The company said the decision came as a result of the unprecedented impact of the coronavirus (Covid-19) pandemic.
“Given the ever-evolving adverse impact of the response to the spread of the Covid-19 virus - which is changing daily and is affecting everyone and all enterprises, around the globe - it has become clear to us that if we continue to push forward with drilling in the first half of 2020, safe and responsible operations would be compromised,” Simon Potter, Bahamas' chief executive said in a statement.
“We have accordingly notified the Government of The Bahamas that a force majeure event has occurred, which is expected to result in an extension to the current term of our licences, and we are rescheduling our drilling plans accordingly, to after October 2020,” Potter added.
He described the delay as disappointing but said that shareholders should be encouraged that the company will be in a strong position to resume drilling activities towards the end of the year.
He noted that the company has cash reserves, flexible and supportive financial backers, a robust well plan that’s approved by contractors and insurers, and, the rig market is changing rapidly so that there will be a surfeit of capable rigs.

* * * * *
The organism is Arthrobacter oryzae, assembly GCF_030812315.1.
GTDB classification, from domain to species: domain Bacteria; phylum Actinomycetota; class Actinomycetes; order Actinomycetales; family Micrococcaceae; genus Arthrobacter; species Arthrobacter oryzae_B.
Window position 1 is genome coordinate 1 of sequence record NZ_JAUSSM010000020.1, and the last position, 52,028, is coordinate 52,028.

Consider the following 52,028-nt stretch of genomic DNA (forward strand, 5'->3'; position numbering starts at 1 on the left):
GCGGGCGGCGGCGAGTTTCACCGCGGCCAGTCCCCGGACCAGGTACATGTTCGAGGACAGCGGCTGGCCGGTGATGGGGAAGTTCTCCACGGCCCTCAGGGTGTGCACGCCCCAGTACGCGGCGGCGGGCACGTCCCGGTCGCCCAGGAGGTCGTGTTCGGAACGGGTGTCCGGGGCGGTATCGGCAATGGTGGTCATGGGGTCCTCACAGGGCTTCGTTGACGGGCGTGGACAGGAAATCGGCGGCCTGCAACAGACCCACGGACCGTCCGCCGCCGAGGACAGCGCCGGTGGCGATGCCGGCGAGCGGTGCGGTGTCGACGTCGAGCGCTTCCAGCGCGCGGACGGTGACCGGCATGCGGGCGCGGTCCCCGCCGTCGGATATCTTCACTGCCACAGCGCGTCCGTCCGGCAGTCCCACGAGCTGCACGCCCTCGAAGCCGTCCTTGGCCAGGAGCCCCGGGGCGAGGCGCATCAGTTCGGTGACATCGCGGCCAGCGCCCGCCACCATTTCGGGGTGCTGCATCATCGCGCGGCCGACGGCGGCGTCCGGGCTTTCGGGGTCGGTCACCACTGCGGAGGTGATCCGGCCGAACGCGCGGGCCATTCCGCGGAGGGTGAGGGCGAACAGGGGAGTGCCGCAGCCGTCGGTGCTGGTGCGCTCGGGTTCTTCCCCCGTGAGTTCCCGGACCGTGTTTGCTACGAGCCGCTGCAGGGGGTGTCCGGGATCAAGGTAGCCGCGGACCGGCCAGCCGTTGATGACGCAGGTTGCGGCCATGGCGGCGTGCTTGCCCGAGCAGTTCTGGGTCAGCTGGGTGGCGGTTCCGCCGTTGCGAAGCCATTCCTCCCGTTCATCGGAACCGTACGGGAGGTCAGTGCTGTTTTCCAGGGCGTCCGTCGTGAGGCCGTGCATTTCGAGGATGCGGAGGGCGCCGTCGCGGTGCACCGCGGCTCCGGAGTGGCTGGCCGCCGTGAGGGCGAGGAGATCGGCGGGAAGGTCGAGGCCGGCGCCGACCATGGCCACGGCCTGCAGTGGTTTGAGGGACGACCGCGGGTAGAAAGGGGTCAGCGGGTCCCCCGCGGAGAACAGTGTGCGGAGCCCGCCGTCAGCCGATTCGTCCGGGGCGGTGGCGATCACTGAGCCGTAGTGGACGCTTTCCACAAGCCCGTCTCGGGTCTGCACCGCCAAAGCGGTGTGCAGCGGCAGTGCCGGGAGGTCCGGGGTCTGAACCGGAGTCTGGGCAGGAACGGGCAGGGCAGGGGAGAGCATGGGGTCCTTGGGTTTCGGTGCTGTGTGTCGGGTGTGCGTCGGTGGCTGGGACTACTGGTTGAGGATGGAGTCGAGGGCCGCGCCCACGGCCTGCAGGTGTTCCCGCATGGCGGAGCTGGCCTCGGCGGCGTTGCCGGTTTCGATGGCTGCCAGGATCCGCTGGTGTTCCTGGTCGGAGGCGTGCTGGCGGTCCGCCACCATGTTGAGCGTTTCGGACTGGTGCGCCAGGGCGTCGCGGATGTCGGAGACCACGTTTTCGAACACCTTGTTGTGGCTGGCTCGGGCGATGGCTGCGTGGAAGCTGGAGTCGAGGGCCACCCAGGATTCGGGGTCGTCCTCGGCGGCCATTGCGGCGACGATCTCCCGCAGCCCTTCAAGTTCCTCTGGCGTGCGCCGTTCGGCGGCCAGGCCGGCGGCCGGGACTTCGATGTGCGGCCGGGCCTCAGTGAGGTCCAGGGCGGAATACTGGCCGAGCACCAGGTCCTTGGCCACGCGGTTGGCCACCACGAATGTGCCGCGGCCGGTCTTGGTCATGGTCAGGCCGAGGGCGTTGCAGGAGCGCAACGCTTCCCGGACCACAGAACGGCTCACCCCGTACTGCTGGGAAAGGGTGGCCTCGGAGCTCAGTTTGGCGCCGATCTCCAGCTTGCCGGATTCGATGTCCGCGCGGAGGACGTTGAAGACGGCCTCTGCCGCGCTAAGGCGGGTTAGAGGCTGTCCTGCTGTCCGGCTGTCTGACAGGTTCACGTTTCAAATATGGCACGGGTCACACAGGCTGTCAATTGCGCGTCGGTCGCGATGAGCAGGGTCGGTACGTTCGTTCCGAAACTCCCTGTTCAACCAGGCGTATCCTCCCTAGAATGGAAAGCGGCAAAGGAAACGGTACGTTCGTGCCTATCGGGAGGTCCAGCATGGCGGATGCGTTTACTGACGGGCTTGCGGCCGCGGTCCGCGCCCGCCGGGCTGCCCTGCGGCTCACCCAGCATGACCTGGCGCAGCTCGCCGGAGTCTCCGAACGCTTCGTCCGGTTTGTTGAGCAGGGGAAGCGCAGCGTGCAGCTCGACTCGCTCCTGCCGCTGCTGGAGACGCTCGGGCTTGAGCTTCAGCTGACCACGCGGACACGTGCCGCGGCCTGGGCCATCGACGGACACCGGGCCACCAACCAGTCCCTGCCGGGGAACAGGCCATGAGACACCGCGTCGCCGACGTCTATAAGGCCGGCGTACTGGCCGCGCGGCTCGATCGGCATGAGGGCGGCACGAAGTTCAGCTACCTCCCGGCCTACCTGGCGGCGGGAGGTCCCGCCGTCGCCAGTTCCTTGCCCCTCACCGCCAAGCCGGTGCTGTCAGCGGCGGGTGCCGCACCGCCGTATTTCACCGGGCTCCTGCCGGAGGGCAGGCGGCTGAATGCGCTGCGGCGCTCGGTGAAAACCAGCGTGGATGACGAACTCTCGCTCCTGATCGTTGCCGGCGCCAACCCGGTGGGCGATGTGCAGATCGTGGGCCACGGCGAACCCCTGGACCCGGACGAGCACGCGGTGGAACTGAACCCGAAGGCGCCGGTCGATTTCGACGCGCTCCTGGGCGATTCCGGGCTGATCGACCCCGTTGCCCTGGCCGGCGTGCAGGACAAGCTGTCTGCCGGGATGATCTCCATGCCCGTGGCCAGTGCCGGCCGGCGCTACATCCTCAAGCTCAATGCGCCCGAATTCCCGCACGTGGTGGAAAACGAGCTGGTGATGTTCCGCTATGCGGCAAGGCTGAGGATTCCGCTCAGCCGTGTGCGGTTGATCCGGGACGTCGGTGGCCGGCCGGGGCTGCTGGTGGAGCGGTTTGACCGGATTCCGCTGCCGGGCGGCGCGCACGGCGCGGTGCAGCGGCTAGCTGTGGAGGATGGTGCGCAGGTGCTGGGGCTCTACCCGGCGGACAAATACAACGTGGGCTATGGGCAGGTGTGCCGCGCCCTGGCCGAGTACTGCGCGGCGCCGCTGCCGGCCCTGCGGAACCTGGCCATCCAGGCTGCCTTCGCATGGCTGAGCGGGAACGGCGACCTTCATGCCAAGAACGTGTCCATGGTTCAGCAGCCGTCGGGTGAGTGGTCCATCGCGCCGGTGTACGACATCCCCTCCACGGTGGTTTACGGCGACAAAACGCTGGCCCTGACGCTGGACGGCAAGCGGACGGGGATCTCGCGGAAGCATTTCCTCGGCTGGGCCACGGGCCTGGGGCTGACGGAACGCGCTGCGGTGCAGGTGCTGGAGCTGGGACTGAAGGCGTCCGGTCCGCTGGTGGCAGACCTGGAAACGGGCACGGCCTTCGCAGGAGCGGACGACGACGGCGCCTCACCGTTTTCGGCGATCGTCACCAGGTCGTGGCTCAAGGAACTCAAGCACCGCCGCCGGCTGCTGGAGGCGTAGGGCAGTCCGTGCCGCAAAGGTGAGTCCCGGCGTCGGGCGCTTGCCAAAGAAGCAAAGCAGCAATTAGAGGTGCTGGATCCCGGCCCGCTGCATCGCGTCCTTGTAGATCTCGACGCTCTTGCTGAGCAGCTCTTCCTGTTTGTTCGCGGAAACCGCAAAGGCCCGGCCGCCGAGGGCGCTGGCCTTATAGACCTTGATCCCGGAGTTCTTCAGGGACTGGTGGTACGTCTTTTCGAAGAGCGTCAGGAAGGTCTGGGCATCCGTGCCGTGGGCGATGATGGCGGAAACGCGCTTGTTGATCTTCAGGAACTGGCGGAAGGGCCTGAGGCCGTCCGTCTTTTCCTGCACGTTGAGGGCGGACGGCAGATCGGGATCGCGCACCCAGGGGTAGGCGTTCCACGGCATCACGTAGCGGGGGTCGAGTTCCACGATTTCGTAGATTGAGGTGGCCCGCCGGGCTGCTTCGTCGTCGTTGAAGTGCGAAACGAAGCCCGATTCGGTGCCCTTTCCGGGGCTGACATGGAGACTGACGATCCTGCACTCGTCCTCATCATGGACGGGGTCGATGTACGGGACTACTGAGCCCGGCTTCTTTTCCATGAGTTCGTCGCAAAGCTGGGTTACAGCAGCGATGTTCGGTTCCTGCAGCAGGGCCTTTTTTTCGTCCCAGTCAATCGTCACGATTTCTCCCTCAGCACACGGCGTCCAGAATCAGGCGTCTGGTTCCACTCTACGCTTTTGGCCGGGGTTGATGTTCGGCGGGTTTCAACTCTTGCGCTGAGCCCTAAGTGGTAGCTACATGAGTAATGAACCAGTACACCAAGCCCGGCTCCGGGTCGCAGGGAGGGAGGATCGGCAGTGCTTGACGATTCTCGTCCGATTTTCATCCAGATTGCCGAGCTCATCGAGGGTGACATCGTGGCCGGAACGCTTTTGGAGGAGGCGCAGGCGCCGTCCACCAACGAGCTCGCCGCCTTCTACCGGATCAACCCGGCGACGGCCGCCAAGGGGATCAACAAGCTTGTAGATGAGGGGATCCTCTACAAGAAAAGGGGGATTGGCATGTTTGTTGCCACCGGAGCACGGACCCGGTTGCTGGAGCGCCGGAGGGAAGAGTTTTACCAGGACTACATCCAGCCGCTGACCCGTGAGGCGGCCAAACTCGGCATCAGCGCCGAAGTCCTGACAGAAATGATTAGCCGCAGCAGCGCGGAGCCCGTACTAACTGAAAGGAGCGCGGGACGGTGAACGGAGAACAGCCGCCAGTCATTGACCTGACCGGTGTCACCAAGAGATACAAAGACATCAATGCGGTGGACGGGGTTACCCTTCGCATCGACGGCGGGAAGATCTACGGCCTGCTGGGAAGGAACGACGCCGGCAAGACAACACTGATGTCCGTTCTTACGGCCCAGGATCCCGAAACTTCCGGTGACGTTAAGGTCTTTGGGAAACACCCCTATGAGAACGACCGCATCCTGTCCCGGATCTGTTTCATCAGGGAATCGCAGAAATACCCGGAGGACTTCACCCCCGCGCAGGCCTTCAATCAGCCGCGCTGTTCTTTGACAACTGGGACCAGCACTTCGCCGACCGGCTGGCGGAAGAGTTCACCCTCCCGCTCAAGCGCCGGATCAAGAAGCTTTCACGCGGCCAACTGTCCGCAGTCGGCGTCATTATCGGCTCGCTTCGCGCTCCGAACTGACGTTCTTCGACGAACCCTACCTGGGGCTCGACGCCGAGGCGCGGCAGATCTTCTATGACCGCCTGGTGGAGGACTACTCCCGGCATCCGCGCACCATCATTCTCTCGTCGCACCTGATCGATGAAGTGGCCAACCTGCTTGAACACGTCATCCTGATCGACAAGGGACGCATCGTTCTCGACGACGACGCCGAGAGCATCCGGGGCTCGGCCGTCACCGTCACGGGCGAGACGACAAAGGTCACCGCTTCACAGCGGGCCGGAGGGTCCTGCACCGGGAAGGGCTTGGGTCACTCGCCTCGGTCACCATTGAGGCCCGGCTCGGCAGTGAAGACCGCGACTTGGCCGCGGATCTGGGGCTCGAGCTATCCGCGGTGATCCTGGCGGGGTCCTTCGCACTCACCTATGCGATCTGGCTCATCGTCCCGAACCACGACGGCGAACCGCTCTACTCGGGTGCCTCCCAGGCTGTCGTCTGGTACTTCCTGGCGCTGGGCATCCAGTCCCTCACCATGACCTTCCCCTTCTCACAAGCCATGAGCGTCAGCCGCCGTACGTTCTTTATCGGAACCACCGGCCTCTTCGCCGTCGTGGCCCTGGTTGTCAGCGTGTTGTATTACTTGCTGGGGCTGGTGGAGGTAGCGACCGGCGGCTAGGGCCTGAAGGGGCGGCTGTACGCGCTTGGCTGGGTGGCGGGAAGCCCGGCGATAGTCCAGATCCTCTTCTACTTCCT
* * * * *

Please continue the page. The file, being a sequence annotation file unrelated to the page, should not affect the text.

“Moreover, the company's prospect has not changed: the same rocks will still be there at such time as safe and responsible operations can resume, and shareholders can rest assured that the entire team at the company will continue working towards drilling with the same commitment, passion and belief that has got us to this stage,” Potter added.
He concluded: "The spread of the Covid-19 virus represents a global threat to our collective way of life, and we all have to face reality over the coming months - which in the case of our company means pausing our drilling plans for a time, as hard as that may be. We hope that all of our shareholders, stakeholders, employees and contractors take care, and stay safe and well in this extremely difficult time for all.”